May 8, 2003). These two reports recommended a recovery amount of over $2.8 million, due to
the matching contributions not meeting federal requirements. We agree that match does not need
to be singled out for separate training; however, because of the dollars and benefits at risk, in
addition to match being a specific requirement of the programs’ statutes enacted by Congress,
GPOS should ensure that match is adequately covered in existing training and guidance.

Guidance
GPOS provided limited information on match in its published guidance and individual program
offices were on their own to determine how to monitor grantees’ compliance with matching
requirements. Our discussions with program staff revealed that some within the Principal
Offices did not use or did not know that GPOS was available as an active resource for match-
related issues because GPOS provided only limited guidance. Therefore, these program staff
generally sought guidance from the Office of General Counsel.

The Handbook includes limited guidance on match.

    • 	 Section 5.7 Other Project Costs: Section 5.7.1-Grantee Cost Sharing or Matching (Non-
        Federal Share), defines the meaning of cost-sharing or matching. It covers basic
        information that a grantee’s application must include on match. The second section,
        5.7.2-Calculating Cost Share Amounts, presents examples on calculating the applicants’
        matching contributions. Although the Handbook references Education Department
        General Administrative Regulations (EDGAR) and states that the non-federal share of
        the project must be allowable, it does not provide information to program staff on
        valuing contributions, types of allowable contributions, or what constitutes adequate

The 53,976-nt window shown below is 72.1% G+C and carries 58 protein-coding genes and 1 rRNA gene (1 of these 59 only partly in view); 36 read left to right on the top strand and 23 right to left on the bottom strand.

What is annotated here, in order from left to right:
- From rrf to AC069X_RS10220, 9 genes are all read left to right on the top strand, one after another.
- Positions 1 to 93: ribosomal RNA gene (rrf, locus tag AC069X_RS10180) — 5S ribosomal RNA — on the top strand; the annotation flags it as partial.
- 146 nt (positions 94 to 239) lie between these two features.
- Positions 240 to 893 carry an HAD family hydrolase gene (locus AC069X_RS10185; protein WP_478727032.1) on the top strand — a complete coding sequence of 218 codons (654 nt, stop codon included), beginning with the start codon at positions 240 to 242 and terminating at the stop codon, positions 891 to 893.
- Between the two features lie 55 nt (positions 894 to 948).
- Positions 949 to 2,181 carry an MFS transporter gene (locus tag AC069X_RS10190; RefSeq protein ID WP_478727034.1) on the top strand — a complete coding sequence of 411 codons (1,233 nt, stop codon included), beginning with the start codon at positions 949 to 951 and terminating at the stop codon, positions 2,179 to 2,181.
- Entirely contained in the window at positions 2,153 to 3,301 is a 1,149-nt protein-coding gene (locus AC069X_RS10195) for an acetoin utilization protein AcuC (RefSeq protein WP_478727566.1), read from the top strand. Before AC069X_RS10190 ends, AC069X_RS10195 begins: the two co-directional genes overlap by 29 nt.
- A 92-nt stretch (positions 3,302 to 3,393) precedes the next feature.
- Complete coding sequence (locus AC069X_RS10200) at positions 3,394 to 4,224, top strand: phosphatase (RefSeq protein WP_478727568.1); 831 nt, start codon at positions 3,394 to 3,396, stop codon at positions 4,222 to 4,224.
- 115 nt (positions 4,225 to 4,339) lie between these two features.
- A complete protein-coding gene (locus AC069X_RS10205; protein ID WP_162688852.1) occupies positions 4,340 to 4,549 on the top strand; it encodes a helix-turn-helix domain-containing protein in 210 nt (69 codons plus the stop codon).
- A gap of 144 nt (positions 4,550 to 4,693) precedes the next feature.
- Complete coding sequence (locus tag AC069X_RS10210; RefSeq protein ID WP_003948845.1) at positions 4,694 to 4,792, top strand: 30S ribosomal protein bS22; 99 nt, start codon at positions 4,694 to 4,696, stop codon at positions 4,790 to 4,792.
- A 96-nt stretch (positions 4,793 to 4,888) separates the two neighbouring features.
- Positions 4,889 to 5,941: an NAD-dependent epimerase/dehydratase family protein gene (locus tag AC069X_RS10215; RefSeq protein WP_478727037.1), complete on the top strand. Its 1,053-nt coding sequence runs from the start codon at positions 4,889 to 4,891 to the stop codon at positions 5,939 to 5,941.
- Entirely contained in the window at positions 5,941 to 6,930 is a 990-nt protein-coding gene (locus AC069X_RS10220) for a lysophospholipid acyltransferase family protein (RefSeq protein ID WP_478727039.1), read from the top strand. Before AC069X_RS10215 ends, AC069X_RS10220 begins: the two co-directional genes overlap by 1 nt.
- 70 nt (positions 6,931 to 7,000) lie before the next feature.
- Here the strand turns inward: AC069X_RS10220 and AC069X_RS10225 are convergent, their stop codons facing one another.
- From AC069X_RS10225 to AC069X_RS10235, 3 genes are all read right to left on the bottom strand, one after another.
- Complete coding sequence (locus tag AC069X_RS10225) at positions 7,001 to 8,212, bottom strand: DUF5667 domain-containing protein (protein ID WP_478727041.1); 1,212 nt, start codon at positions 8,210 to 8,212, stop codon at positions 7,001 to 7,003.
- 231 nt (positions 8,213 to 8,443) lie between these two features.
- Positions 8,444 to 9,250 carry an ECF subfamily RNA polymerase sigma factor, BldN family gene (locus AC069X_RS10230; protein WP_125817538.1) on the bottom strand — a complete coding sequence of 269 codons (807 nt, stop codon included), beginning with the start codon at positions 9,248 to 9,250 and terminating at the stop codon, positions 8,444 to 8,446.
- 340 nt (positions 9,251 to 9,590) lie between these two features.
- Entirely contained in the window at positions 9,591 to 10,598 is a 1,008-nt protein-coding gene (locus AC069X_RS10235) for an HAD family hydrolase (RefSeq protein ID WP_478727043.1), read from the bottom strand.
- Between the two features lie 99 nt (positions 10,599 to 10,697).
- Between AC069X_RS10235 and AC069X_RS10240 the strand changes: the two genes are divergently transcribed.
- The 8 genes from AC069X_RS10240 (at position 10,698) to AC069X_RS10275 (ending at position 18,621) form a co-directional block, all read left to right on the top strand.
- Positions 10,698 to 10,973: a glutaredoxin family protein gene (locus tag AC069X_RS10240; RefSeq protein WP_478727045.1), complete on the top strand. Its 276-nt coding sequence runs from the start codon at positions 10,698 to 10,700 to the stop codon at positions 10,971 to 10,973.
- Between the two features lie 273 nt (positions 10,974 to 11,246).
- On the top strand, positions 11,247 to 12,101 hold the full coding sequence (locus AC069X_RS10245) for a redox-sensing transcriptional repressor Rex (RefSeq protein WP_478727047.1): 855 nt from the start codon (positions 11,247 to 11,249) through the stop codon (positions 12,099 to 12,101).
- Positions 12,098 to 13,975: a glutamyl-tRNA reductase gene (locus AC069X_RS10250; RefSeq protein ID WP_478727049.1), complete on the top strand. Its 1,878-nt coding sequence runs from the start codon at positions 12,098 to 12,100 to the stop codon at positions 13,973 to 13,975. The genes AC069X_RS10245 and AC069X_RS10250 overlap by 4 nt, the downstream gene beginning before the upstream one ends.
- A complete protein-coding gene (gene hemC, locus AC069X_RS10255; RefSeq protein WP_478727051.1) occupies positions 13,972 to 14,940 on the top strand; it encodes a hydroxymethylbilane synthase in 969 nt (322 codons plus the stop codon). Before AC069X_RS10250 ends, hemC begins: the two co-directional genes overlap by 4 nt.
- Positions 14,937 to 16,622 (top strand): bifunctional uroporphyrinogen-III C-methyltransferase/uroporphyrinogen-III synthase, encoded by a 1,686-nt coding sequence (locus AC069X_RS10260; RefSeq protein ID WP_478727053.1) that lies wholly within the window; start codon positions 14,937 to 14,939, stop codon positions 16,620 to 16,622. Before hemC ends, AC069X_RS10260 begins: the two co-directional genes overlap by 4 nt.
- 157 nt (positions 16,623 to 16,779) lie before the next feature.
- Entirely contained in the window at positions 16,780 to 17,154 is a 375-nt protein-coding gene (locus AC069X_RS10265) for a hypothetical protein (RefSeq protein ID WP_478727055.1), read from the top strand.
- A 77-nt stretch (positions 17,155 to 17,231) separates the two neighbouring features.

documentation to support a grantee’s match.

    • 	 Section 6.4 Monitoring: The monitoring guidance in Section 6.4.3-Purposes, lists nine
        purposes that must be addressed in its monitoring procedures including Fiscal
        Accountability, which is defined as “Verifying that federal funds are being managed
        according to federal cash management requirements and expended for authorized
        purposes.” Section 6.4.5-Monitoring Procedures and Requirements, outlines special
        requirements for fiscal monitoring. It states that program staff is required to pay
        particular attention to grantees’ fiscal activities as part of the monitoring process, using
        GAPS as the primary tool for fiscal oversight. Although GAPS can capture grantees’
        proposed match contribution, it cannot capture grantees’ actual matching contributions.
        The Handbook also makes no reference to fiscal responsibility other than drawdowns of
Final Report
ED-OIG/A05F0015                                                                     Page 5 of 22

        federal funds. Further, nowhere in the Handbook is monitoring a program’s matching
        requirement clearly and specifically addressed.

    • 	 Section 6.4 Monitoring: The section also addresses the required monitoring plans and
        states that each Principal Office must design its monitoring procedures to address
        compliance and fiscal accountability. It further states that the monitoring plans must
        address several considerations, including Grantee or Program Risk Factors, and that the
        Director of GPOS shall review the plans and work with Principal Office staff to
        incorporate suggestions for improvement to the plan or resolve issues of concern.